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Veterans please forgive me for asking silly question. I understand that a class having private constructor prevents instance creation .

class InterestRate
{
    // static constructor
    static InterestRate()
    {
    }

    //private constructor
    private InterestRate()
    {
    }

    // private overloaded constructor
    private InterestRate(double d1,double d2)
    {
    }

    // overloaded constructor    
    public InterestRate(int a,int b)
    {
        Console.WriteLine("a={0},b={0}",a,b);
    }
}

static void Main()
{
    //As it is private constructor invokation i can not create a instance
    InterestRate firstInstance=new InterestRate();

    // non-private overloaded constructor allow me to craete instance 
    InterestRate r=new InterestRate(10,10);
}

My question is if a class with a private constructor prevents instance creation, why does that class support having a non-private constructor?

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4 Answers 4

up vote 6 down vote accepted

Private constructors don't only prevent instantiation from the outside world - they often enable construction from within the class. Indeed, the only reason a private constructor is often used to prevent instantiation is to avoid the compiler adding a public parameterless constructor by default. That's the only way in which a private constructor hinders other callers.

For example, suppose you have a class which needs to accept a collection in its constructor. A public constructor may always act defensively, copying the collection. However, you may have certain cases where the code within the class wants to create a new instance and knows that it doesn't need to copy the collection, just the reference. That's just one situation in which a private constructor makes a lot of sense.

It does depend on the exact situation though.

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Jon can you give very basic example? –  user160677 Sep 5 '09 at 17:56
    
Of what, exactly? The collections bit? I'm not sure I've got a real world example to hand, although I could probably have used this technique in MiniBench (code.google.com/p/minibench) –  Jon Skeet Sep 5 '09 at 18:05
    
No No.I got it.I got it.Just I am reading your book CSharp in depth.I am getting enough exposure on collections from your book.When then and there doubt arise,i am making some silly questions.The problem is in my understanding ,I hope soon i will i have good understanding of C# and Object modeling. :) –  user160677 Sep 5 '09 at 18:14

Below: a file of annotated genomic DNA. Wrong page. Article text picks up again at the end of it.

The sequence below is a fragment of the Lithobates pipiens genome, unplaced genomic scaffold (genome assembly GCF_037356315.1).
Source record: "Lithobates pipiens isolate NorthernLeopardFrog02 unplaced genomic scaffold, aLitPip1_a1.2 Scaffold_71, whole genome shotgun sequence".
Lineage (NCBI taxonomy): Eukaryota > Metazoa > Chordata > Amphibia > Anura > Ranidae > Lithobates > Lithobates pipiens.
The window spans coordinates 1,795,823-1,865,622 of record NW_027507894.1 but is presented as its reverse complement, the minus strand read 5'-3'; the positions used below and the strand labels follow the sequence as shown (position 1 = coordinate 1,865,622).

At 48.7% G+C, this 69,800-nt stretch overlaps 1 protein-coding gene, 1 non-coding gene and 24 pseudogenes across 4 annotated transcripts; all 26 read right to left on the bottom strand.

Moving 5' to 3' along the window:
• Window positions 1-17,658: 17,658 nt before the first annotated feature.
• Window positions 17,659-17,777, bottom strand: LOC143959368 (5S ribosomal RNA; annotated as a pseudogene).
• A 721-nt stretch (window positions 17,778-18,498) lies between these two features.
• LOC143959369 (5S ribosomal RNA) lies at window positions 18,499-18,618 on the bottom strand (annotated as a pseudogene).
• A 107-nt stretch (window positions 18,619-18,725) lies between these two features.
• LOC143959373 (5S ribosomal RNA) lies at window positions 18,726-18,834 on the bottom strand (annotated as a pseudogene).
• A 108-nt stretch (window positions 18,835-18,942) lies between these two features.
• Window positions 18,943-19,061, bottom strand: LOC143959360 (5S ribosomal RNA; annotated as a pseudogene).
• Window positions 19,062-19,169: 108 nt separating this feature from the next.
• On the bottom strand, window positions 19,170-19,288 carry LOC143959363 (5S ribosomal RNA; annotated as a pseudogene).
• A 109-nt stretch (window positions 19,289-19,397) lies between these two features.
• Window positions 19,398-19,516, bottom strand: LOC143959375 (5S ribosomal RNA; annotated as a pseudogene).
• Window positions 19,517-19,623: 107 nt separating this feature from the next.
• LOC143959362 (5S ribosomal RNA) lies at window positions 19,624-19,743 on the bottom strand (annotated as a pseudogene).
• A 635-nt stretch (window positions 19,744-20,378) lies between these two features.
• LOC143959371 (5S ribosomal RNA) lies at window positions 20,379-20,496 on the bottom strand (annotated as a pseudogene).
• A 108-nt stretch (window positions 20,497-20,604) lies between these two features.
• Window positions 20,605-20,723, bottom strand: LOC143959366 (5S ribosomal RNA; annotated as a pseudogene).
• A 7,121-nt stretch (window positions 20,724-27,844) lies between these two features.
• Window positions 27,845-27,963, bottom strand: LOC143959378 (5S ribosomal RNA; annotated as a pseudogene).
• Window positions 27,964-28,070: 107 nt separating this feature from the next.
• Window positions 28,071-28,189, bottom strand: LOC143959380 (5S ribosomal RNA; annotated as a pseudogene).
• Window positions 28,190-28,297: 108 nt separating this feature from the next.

Adding a private constructor to a class doesn't mean that you won't be able to create instances of that class. Instead, it only means that you could access the constructor within the context of the class itself (for example, by using a static factory method).

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or to answer the OP's question, the non-private constructor is able to access the private constructor, because it is within the class. –  Paul McGuire Sep 5 '09 at 18:07

In the context of this question, constructors act like any other method - private ones are inaccessible from outside the class, while public ones are accessible. As Jon mentioned, usually adding a private constructor with no parameters simply prevents the compiler from adding a default public constructor with no parameters. If there already exists another constructor in the class (private parameterless or otherwise), the compiler will not add this default constructor.

So, a private constructor doesn't prevent instance creation - it simply limits instance creation to being done only within a method of the class (perhaps a public static method). And that only pertains to the usage of that particular private constructor. Any other constructor allows instance creation according to its own modifier.

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Also, if you have a private constructor that takes arguments, and a public constructor that takes no arguments you can still call the private constructor from the public one.

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